6 biggest business card mistakes

Common business card mistakes and how to avoid them

Like a handshake, a business card can say a lot about you as well as the type of business you operate. Because it’s often the first point of contact for potential clients and therefore needs to create the right impression, I’ve put together a list of the most common mistakes I’ve seen when creating cards so you don’t unwittingly make them. 

To be honest, I’ve seen some truly criminal business cards in my time but these are the mistakes I’ve come across most often.

Common business card mistakes

No contact name or just their initials

So when I call you who do I ask for? It certainly makes a bad impression and an awkward start to any phone conversation.

An email address as long as my arm

I’d love to add jonathan.longname@reallylongnamebusiness.co.uk to my contacts, but I’d also like to do it while I’m still young.

No email address at all

That’s right. Not even a free Gmail, Hotmail or Yahoo one – which is bad enough anyway.

Some cards even have a professional website address but no email, resulting in a potential client having to trawl through their website in search of their email address so they can contact them.

How rubbish is that?

You really should have a professional email address (yourname@yourwebsite.com etc) on your card to be taken seriously.

A wafer-thin cheapy free card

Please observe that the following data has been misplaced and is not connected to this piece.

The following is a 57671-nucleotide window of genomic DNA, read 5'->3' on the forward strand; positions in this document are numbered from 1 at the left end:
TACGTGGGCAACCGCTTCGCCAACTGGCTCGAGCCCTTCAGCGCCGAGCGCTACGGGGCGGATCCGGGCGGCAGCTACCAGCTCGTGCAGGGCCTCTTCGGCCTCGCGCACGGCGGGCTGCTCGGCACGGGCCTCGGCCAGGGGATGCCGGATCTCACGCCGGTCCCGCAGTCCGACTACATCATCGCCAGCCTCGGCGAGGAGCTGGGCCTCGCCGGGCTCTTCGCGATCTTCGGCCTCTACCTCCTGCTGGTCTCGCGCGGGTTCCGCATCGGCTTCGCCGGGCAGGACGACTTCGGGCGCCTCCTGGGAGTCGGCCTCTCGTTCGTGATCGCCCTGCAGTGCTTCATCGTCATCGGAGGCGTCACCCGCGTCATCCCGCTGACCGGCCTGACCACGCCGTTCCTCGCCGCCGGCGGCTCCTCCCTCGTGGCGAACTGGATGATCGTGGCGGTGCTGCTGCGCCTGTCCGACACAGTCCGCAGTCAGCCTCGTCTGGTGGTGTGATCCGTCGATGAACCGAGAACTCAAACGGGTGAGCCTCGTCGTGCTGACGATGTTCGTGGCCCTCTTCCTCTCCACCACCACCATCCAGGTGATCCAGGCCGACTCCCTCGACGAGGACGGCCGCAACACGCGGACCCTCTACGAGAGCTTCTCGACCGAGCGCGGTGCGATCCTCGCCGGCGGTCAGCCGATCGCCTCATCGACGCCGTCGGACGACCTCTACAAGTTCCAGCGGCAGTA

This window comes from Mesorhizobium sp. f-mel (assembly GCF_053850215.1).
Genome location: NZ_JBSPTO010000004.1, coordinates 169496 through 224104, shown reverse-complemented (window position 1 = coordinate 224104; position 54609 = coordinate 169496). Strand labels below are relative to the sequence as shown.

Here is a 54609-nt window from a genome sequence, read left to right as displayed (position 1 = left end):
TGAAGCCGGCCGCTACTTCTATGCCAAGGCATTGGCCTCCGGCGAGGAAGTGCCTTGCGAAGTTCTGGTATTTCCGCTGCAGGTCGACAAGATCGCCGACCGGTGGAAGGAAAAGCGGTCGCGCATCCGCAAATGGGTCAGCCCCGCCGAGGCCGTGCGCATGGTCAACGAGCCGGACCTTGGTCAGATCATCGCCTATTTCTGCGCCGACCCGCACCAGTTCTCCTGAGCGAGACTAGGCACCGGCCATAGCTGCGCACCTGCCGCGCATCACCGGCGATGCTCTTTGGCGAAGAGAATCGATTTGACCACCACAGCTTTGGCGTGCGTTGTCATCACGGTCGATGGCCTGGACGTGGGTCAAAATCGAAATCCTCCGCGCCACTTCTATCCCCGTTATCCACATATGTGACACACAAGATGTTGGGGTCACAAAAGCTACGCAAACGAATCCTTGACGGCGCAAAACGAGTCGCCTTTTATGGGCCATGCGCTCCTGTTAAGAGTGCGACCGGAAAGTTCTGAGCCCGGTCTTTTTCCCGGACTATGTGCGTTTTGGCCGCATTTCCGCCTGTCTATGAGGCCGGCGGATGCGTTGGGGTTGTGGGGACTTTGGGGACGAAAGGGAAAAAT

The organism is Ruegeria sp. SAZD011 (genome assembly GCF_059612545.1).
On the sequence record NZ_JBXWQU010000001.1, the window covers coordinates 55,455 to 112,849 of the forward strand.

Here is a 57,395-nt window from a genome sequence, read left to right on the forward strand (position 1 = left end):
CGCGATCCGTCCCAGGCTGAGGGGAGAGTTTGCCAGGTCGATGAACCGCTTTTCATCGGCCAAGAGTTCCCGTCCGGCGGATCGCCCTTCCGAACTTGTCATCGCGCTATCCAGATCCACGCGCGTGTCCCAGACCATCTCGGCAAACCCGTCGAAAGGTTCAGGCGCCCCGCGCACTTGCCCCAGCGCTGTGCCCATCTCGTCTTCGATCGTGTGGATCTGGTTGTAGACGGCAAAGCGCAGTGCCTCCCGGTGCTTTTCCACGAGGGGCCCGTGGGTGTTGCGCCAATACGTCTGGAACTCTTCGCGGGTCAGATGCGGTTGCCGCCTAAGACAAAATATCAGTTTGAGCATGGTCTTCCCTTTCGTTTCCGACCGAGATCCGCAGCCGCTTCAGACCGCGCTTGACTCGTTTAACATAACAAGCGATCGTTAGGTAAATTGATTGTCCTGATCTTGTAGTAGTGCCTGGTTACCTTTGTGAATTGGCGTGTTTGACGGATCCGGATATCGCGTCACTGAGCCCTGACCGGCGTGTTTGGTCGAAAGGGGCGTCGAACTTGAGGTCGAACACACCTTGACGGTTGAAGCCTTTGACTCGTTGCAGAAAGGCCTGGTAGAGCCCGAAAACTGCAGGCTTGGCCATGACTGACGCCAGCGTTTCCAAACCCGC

Many people use free business cards but I personally think this is a mistake. Your card says a lot about you and I’m sure most people wouldn’t describe themselves as being generic, flimsy and cheap.

You can create some lovely business cards in Canva but I’d personally either get them done straight at Moo or design them in Canva and then get them professionally printed.

It’s an expense, but an unprofessional-looking business card will cost you in other ways.

No mobile number

I once needed a man with a van to help me move house but (strangely enough) I ended up giving my business to the bloke who actually answered his phone.

If you’re not going to be at home to answer calls then your mobile number should be on your card or your home number should divert to your mobile.

When people decide to contact a Virtual Assistant, a straw has usually just broken and they want to speak to someone right now.

No clue as to who you are or what you do

There really is no point in having a business card if the person you give it to has to write your name and what you do for a living on it!

Personally, I’d query the standard of a person’s work if they can’t even get their own business card right.

Physical business card or virtual QR code?

Many people have asked me whether Virtual Assistants even need a physical business card in this technological day and age.

And my answer is yes.

While virtual business cards are great, I think having a physical card to hand out is still important.

These VAs agree.

“I am working virtually, but for networking and random connections made in public, a business card is really useful and they are inexpensive.”

“You could have a QR code that people can scan. But at one of my events, a lady was trying to do something clever with her phone and a business card so she didn’t have to take it. It didn’t work, so she took the business card.”

“I deliberately chose not to do social media and got business cards. They have been brilliant – I give them out everywhere. Supermarkets, in the street, at social gatherings etc when I’m chatting to people.”